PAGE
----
Dispute on the actual definition of availible

I said that if a public toilet is engaged it is still available. I used the example of a hotel opening a new block of toilets, that were available for the next few months until the main toilets are fixed. Even if all the toilets were engaged, they would still be available for the next few months. My friend disagreed. Who is actually correct.

If you can pee in it without getting punched in the face, it’s available.

Like most questions about usage, this can’t be answered in the abstract. It needs context.

How are you using “available”? Is the context is the number of toilets that are potentially usable by the public? Is the context the number of toilets immediately usable by public? Is the context something else entirely?

As soon as you define and narrow your context for saying available, its degree of correctness should become obvious.

Yep. This is one of those “Yes and No” answers.

The restrooms are available for use…except for this one which is not available because someone’s in it at the moment.

While someone is using any particular toilet, it’s obviously available to the person who’s using it.

They are in service, but not *available *at the moment because they are all engaged. When the main toilets are fixed, these will no longer be in service.

Your friend is correct. Pay up.

OP, did you join just to ask this question?! I agree with the previous poster. If it’s currently in use, it is not currently available.

But yes OP is correct, its possible to say “available” to mean something different.

Note that the door of the toilet says “engaged”. The word “Engaged” means “serviceable but currently in use”, while “out of service” “under repair” , etc, means “Don’t hold it in waiting for this one !”.

Another way of looking at this is to remember that English collapses the distinction between the present instant and the present continuous which other, better-thought-out languages preserve. “I am at my desk” can mean that I am at my desk at this instant, but “I am at my desk during normal office hours” doesn’t preclude the possibility that I might leave it from time to time to go and verify for some pedant how many of the toilet cubicles down the corridor are currently occupied.

“Toilets are available down the corridor” is an example of the present continuous; there are eight toilets down the corridor of which the public may avail. If a member of the public is currently availing himself of one of them, that just underlines that it is (present continuous) available, though it is not (present instant) available to a different member of the public.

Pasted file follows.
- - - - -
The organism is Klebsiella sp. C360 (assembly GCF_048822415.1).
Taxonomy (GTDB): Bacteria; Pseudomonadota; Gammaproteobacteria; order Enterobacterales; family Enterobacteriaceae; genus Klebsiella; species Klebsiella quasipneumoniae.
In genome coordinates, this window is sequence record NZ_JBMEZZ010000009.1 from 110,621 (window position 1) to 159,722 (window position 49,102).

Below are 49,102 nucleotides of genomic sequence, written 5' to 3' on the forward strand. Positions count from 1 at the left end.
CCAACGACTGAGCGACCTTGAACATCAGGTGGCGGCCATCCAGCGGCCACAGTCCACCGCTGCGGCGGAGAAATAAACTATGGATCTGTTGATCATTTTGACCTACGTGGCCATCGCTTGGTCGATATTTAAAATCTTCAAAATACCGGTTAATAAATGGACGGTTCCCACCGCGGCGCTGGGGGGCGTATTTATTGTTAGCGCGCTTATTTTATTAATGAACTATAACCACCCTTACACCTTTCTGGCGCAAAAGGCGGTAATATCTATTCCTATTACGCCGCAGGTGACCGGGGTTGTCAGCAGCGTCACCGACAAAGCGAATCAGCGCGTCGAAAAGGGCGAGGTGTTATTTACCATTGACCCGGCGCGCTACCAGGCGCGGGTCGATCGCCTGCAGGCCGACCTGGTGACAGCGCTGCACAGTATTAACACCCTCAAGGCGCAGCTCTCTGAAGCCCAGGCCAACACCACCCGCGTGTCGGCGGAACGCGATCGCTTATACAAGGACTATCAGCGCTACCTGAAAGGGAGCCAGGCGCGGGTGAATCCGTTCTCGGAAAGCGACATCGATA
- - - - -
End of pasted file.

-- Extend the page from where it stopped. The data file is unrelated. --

Or to put it another way, it depends whether you want to go NOW.

The toilets are available to the general public all of the time, however if they are all currently engaged then none of them are available to you right now.

On another related matter, although the toilets are engaged this does not mean they have made a promise to marry in the future, nor does it mean you should hang up and ring back later.

Shoulda gone before you left the house.

“Are these toilets available” is one of those ambiguous questions that can have multiple correct answers. It’s like asking someone, “Can I eat this food?” The answer is “yes”, in that if you have a functioning digestive system you physically can. It’s also “yes” if you’re asking whether the food is generally edible, or is safe to eat in its current condition. But it’s “no” if you’re asking permission to eat my lunch.

The ambiguity of such phrases in the English language has led to many sitcom plot lines for decades, and will do so for decades more.

If we go with a basic, context-free definition of “available” - being able to avail oneself of it, or being able to give it away - then the toilet can’t technically be available to the current or any other user. “No dice on the deuce device,” so to speak. Although, non-native speaker here, so feel free to school me on this argument :rolleyes:

(A definition that, admittedly, focus more on the stem of the word itself, and less on common usage, although i’d think that there is hardly much meaningful difference between both.)

You’re making a basic mistake. Dictionaries do give a variety of definitions. But they are there so that you can try them in your sentence to see if they fit. The definitions are context free but the applications aren’t. The OP’s sentence was an application. Your attempt at a definition doesn’t work in it. Heck, neither does the definition “not romantically or sexually involved with anyone”.

In the larger sense, I can’t find any dictionary that reports that as a definition for available. “Being able to give it away” can maybe have some specialized context - “In this culture a bride must be a virgin, so Jane, being a virgin, was available to be a bride” - but that’s fairly tortured and would qualify under other more readily available definitions, like #3. (Yes, I see what I did there.)

I suspect you made that up. If I’m wrong, show your cite. Once you make up definitions, any word can mean anything and communication stops.

Could you make a reservation for the toilets?: https://www.youtube.com/watch?v=HWTMa76BzH0

Whoever clearly specified the time frame for which the word “available” applied.

You are quite right - I went with a gut instinct, and actually looking up the word (word choice - To avail oneself of an opportunity - English Language & Usage Stack Exchange) shows that it is more related to the idea of “being of value” than “give-away-able”. Consider me schooled :slight_smile:

Language question: Is the use of “engaged” in this sentence a British-English thing? It’s perfectly understandable to my American ears, but a bit unusual.

The term is used in the Beatles You Won’t See Me: “When I call you up, your line’s engaged…” This usage (with respect to a phone line) is definitely not used in the US.